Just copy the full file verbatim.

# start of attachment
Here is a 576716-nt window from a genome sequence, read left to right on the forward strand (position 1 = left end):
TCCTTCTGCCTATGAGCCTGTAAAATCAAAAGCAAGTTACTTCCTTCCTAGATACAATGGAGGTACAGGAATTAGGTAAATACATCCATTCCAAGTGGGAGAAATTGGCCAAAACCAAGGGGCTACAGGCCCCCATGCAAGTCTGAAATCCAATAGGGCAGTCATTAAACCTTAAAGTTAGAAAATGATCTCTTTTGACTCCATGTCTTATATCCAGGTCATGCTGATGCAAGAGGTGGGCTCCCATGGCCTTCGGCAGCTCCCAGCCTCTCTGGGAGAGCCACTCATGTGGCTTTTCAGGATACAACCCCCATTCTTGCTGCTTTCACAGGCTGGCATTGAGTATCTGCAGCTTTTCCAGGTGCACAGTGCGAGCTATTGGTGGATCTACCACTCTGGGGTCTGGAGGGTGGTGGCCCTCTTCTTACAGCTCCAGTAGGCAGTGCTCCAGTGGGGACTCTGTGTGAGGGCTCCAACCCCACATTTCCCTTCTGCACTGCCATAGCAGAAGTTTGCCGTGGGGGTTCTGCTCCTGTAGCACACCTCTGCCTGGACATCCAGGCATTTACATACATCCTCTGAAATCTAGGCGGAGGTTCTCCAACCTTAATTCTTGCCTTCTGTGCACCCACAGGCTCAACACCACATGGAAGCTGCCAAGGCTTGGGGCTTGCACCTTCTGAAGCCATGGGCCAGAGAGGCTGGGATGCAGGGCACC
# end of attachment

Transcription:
Here is a 576716-nt window from a genome sequence, read left to right on the forward strand (position 1 = left end):
TCCTTCTGCCTATGAGCCTGTAAAATCAAAAGCAAGTTACTTCCTTCCTAGATACAATGGAGGTACAGGAATTAGGTAAATACATCCATTCCAAGTGGGAGAAATTGGCCAAAACCAAGGGGCTACAGGCCCCCATGCAAGTCTGAAATCCAATAGGGCAGTCATTAAACCTTAAAGTTAGAAAATGATCTCTTTTGACTCCATGTCTTATATCCAGGTCATGCTGATGCAAGAGGTGGGCTCCCATGGCCTTCGGCAGCTCCCAGCCTCTCTGGGAGAGCCACTCATGTGGCTTTTCAGGATACAACCCCCATTCTTGCTGCTTTCACAGGCTGGCATTGAGTATCTGCAGCTTTTCCAGGTGCACAGTGCGAGCTATTGGTGGATCTACCACTCTGGGGTCTGGAGGGTGGTGGCCCTCTTCTTACAGCTCCAGTAGGCAGTGCTCCAGTGGGGACTCTGTGTGAGGGCTCCAACCCCACATTTCCCTTCTGCACTGCCATAGCAGAAGTTTGCCGTGGGGGTTCTGCTCCTGTAGCACACCTCTGCCTGGACATCCAGGCATTTACATACATCCTCTGAAATCTAGGCGGAGGTTCTCCAACCTTAATTCTTGCCTTCTGTGCACCCACAGGCTCAACACCACATGGAAGCTGCCAAGGCTTGGGGCTTGCACCTTCTGAAGCCATGGGCCAGAGAGGCTGGGATGCAGGGCACC